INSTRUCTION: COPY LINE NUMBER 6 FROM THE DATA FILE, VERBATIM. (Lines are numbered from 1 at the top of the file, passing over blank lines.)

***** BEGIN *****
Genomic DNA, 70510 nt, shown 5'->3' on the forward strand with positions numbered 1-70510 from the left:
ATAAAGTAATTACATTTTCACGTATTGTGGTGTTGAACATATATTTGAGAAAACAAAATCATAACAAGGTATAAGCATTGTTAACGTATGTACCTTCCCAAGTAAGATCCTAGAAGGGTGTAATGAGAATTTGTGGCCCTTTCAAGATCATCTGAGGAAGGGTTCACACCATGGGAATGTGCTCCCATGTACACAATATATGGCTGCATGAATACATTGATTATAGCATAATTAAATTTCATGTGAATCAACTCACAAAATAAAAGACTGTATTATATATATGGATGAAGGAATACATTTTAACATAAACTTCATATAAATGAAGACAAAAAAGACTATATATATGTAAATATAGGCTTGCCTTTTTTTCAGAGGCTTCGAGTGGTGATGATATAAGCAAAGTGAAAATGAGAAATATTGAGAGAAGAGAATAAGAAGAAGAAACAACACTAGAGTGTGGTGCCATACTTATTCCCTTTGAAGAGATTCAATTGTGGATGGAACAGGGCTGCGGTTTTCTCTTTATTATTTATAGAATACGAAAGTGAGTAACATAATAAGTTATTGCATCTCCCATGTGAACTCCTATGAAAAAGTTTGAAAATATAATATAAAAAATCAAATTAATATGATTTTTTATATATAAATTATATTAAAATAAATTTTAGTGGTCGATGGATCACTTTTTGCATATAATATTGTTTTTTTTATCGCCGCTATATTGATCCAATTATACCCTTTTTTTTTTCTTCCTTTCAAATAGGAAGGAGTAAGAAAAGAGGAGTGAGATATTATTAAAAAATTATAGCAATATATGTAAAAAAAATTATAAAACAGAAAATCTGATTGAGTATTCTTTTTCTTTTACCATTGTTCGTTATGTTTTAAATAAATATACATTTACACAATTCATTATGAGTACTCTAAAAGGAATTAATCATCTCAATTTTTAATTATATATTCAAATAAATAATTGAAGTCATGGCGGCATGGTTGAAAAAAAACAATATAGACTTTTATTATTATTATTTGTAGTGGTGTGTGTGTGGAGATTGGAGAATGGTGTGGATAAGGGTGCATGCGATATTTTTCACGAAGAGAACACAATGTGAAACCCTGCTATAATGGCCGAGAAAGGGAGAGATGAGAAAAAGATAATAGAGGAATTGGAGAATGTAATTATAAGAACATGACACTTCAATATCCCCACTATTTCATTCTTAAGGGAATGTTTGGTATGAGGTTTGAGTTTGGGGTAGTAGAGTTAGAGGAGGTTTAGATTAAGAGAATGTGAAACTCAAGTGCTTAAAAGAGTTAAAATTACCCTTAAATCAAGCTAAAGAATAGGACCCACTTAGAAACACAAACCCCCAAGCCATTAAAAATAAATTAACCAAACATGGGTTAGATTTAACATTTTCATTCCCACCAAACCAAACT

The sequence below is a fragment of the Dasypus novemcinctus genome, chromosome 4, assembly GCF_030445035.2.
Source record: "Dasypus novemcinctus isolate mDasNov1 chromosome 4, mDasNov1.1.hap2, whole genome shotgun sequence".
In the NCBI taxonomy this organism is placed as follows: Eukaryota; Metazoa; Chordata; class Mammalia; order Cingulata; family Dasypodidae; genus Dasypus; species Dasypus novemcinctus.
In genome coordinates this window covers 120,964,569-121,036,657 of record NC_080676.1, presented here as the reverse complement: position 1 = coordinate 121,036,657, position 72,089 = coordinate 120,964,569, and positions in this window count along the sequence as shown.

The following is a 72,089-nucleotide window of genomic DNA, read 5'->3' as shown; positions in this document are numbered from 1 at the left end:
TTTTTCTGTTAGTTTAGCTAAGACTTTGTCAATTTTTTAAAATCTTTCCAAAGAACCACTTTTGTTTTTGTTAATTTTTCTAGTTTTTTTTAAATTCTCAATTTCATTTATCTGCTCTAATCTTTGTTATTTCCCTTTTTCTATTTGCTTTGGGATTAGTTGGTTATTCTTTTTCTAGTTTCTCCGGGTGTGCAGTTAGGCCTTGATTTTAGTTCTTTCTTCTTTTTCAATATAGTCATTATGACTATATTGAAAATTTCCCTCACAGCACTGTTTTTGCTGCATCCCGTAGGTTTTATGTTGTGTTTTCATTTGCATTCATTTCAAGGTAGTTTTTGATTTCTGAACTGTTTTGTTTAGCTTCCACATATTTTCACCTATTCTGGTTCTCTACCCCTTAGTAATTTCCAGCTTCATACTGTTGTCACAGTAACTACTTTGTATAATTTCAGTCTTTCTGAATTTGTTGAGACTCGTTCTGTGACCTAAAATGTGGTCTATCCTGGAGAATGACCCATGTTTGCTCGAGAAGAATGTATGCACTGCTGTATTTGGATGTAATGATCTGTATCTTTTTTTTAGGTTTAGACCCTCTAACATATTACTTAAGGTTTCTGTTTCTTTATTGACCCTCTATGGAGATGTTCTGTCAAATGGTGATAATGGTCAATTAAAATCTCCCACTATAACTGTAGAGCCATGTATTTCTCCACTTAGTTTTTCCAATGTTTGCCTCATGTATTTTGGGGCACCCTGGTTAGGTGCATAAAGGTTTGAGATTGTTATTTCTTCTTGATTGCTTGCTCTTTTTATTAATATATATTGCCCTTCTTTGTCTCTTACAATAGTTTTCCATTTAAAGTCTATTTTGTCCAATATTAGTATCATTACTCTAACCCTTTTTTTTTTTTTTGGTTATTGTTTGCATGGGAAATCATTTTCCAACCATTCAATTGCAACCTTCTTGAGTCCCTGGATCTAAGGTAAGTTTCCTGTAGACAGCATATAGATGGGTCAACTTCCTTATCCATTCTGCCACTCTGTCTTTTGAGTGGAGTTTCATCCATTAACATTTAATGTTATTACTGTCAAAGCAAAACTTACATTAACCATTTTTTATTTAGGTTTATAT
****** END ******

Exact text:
In genome coordinates this window covers 120,964,569-121,036,657 of record NC_080676.1, presented here as the reverse complement: position 1 = coordinate 121,036,657, position 72,089 = coordinate 120,964,569, and positions in this window count along the sequence as shown.